So, the whole tree has roots (application entry point) and, through intermediate nodes (services' methods), goes down to terminal sources.

The diagram below shows example of such a data dependencies:
Alt Text
Each rounded rectangle on the diagram contains the name of the service and the name of the data structure (or table name) it returns to the requester. The direction of the arrows represents the data transfer direction.

Data Dependency Graph Representation

The diagram shown above is good for illustration and something similar might be convenient to drawing on a whiteboard. In some cases, it might be more convenient to use pure text representation. We can write patterns All and Any as functions that have dependencies as parameters. The returned value is our response. For example, DDG nodes from the diagram, shown above, can be written as follows:

UserProfileResponse = All(UserProfile, LastUserLogin)

UserProfile = All(UserData)

LastUserLogin = All(UserLogin)

UserLogin = All(user_logins)
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Sometimes, for brevity, it might be convenient to substitute intermediate dependencies and write whole DDG as a single function:

UserProfileResponse = All(All(UserData), All(All(user_logins)))
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While this representation omits some useful information (names of intermediate data, for example), it's more explicit, as it shows DDG depth and contains only terminal sources as dependencies. The DDG depth is an important property for architecture analysis, as we'll see below.

Some Terminology

Data Dependency Forest (DDF) — a set of DDG's where each DDG represents one application entry point
Data Dependency Analysis (DDA) — a process of building DDG or DDF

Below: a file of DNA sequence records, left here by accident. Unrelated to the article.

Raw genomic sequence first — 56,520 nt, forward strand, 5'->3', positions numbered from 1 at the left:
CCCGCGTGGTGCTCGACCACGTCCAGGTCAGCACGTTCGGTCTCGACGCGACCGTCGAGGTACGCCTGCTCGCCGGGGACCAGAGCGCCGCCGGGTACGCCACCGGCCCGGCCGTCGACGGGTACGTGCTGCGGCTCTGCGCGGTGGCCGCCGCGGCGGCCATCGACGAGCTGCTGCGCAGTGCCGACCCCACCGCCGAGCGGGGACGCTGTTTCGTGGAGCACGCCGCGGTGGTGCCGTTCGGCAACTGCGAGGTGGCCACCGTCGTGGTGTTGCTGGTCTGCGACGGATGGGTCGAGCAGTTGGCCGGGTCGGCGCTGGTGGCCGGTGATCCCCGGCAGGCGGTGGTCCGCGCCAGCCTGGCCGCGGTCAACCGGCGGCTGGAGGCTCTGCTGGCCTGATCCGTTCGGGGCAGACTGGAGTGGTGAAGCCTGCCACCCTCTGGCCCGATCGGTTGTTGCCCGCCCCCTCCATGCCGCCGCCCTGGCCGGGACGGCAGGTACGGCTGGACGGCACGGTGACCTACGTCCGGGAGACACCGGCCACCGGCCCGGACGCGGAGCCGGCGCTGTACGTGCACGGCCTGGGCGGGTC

DDA and Architecture of Existing Applications

It's easy to notice that DDG is rather abstract. It does not depend on the implementation language, framework, or packaging (monolith or microservice). Legacy applications often have no documentation nor tests and very often are written...let's an outdated style. It's somewhat tedious work to build DDF for such an application, but once it's done, we obtain valuable source of information:

  • We get information about applications' internal structure
  • We get information about how different parts of information interact with each other With this information in hand, it's much simpler to start reworking applications into something more modern and maintainable or even rewrite the application from scratch.

DDA and Architecture of New Applications

As DDG is abstract, it does mean that we can build it for application, which does not yet exist. Once detailization of the architecture reaches the level when we can discover dependencies between data, we can build DDF for application. From DDF, we can find:

  • How to split the whole application into services
  • How dependencies interact with each other and where can be potential bottlenecks
  • Estimates for how long will take the processing of each request (discussed below) Needless to say, this information is useful during design as it allows us to avoid many pitfalls and costly mistakes. By rearranging data, it is possible to optimize architecture before the first line of code will be written.

Estimation of Request Processing Time